After a pullback last week, gold has rebounded and is once more above $2,000 per ounce as investors continue to react to changing pandemic news.

News last week of a potential vaccine in Russia, triggered a sell-off for gold and silver that saw both precious metals drop to monthly lows, as optimistic investors grabbed onto hopes of a potential quicker recovery than expected.

Covid Vaccine graphic

As medical experts globally cast aspersions on how safe the Russian vaccine could be given the lack of testing however, these hopes quickly evaporated, and gold and silver saw prices recover somewhat.

Poor GDP results from Japan over the weekend, as well as the postponement of trade talks between China and the US, have reinforced the economic conditions supporting the case for precious metal investors. Strong trading overnight saw gold climb back above the recent milestone of $2,000 per ounce to a weekly high of $2,015.89 so far today.

180820 Month Gold Chart

The price of gold in USD for the past month, showing last weeks dip, and this weeks recovery.

A correction had been expected for a while given the impressive gains both gold and silver have made in the past few months – a momentum that could only be maintained for so long. Their ability however to halt the sell off so quickly, and then make a recovery in just a few days is further proof of the supportive global conditions for safe haven investments.

A vaccine will take time to test fully, and then even longer to produce in the numbers necessary for an effective vaccination program. With a Chinese vaccine announced to cost £110 for just two doses, there will also be a question of whether governments will be able to afford largescale vaccine programs following the already sky-high costs of the pandemic response so far.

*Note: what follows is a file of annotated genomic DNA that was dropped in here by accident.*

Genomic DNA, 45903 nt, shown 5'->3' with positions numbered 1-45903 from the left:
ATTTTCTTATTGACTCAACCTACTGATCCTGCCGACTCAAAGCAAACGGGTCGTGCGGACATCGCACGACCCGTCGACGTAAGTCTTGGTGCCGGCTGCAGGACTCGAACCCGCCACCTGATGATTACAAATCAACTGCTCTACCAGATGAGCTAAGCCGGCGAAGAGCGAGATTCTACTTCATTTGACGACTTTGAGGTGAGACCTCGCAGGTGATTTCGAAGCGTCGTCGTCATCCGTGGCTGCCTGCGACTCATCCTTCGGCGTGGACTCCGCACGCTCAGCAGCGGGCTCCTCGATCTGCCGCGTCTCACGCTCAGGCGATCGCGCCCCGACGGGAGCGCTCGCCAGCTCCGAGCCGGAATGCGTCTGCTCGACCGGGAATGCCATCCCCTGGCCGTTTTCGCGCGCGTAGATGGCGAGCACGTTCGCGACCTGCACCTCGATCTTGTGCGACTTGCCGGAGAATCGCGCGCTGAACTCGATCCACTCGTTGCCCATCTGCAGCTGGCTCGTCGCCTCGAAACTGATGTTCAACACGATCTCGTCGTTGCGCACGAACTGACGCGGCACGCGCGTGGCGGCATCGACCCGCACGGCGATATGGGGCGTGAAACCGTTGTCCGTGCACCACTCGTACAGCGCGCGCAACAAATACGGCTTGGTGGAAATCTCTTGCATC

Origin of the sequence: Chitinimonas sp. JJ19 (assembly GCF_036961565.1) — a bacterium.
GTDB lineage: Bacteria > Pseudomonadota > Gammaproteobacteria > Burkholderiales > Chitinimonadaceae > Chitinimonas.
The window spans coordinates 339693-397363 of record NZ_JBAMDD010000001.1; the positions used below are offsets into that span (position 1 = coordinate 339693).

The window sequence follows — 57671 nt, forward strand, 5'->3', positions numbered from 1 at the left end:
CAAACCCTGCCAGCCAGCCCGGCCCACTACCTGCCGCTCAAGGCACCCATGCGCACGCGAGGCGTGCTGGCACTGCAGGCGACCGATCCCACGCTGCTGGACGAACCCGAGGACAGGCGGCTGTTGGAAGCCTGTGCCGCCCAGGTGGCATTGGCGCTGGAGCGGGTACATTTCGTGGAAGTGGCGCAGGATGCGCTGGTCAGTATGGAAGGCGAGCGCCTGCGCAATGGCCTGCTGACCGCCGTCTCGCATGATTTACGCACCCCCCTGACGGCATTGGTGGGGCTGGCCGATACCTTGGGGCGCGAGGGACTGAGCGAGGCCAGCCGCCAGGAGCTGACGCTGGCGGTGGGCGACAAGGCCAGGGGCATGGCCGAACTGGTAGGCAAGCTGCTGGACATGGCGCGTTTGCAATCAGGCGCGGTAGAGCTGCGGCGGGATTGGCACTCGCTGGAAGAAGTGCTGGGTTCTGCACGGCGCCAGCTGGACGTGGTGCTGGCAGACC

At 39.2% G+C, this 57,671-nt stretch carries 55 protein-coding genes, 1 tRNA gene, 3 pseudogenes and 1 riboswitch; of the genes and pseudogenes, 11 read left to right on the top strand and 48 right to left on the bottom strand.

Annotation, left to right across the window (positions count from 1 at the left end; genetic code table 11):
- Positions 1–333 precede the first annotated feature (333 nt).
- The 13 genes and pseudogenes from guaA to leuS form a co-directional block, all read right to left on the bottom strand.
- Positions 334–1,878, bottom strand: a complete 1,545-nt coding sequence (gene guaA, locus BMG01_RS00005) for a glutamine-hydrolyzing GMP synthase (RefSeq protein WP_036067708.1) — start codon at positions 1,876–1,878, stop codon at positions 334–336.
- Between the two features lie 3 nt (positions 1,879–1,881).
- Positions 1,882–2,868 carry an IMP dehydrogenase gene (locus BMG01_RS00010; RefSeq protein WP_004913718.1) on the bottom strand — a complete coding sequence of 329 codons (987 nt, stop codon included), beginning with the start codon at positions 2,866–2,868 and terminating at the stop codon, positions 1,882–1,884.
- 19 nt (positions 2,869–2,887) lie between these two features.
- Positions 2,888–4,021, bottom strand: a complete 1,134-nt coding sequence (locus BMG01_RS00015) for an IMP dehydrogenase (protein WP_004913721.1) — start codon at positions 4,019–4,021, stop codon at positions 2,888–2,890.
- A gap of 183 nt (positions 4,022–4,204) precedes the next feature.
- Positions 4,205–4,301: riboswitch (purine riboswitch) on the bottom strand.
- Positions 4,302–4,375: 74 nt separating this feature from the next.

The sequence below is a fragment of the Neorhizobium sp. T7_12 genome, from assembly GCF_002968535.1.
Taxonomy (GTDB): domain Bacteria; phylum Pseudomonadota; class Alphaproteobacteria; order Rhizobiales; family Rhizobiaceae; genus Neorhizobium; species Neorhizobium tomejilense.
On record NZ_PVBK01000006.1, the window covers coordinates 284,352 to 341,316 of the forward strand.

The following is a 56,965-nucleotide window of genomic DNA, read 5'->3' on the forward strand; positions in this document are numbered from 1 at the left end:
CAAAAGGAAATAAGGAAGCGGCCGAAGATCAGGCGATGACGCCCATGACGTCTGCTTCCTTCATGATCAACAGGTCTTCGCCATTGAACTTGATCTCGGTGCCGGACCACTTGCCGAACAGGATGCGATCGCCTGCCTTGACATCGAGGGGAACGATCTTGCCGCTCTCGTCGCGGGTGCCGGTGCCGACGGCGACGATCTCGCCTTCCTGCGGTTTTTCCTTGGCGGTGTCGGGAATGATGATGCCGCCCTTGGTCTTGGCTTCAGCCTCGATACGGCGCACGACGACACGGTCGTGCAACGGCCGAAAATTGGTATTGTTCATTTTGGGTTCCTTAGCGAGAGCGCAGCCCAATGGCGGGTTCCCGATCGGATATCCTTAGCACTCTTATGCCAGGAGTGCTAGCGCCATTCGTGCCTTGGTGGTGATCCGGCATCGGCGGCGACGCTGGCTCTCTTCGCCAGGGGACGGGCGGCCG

Money printing looks set to continue, despite the current failure of US lawmakers to agree on a rescue package ahead of their summer recess, and the inevitable result of such money printing will be inflation.

The postponing of trade talks between the US and China, will also be familiar news to many investors following the markets in 2019, and is a stark reminder that many of the geopolitical issues that were supportive for precious metals last year have not gone away. Relations between China and America have significantly deteriorated since 2019 and could see the trade war escalate when talks finally resume, adding to the already ailing global economy.

With interest rates at record lows (and negative in real terms) and bond yields near or at record lows – both of which are expected to last for years to encourage economic recovery – many investors are still turning to bullion as a hedge against inflation.

Past performance does show that such corrections will happen as prices rise and profit taking begins, but until economic recovery looks more assured, and money printing ends once more, the conditions are still strong for gold and silver going forward in 2020.